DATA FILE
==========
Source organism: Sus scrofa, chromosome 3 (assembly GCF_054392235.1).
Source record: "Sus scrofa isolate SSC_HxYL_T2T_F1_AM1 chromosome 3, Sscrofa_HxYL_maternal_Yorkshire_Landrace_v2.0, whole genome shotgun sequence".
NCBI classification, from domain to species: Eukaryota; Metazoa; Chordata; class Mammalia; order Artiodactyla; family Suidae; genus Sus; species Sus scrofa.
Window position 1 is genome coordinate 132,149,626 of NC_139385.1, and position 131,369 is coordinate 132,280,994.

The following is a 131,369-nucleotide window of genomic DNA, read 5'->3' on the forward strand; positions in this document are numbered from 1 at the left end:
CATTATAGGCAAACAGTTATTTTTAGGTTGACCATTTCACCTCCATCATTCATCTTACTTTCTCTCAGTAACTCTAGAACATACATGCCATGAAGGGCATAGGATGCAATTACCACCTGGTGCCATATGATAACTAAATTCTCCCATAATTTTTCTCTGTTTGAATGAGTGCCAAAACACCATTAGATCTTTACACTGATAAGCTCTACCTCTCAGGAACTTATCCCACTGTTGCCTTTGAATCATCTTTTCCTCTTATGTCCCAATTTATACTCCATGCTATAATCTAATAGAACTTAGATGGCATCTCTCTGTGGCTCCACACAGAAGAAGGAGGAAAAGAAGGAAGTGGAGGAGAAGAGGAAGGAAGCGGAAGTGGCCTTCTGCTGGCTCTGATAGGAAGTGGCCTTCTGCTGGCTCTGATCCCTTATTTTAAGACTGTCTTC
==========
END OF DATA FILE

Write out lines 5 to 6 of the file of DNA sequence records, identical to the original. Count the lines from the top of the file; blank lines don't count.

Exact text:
The following is a 131,369-nucleotide window of genomic DNA, read 5'->3' on the forward strand; positions in this document are numbered from 1 at the left end:
CATTATAGGCAAACAGTTATTTTTAGGTTGACCATTTCACCTCCATCATTCATCTTACTTTCTCTCAGTAACTCTAGAACATACATGCCATGAAGGGCATAGGATGCAATTACCACCTGGTGCCATATGATAACTAAATTCTCCCATAATTTTTCTCTGTTTGAATGAGTGCCAAAACACCATTAGATCTTTACACTGATAAGCTCTACCTCTCAGGAACTTATCCCACTGTTGCCTTTGAATCATCTTTTCCTCTTATGTCCCAATTTATACTCCATGCTATAATCTAATAGAACTTAGATGGCATCTCTCTGTGGCTCCACACAGAAGAAGGAGGAAAAGAAGGAAGTGGAGGAGAAGAGGAAGGAAGCGGAAGTGGCCTTCTGCTGGCTCTGATAGGAAGTGGCCTTCTGCTGGCTCTGATCCCTTATTTTAAGACTGTCTTC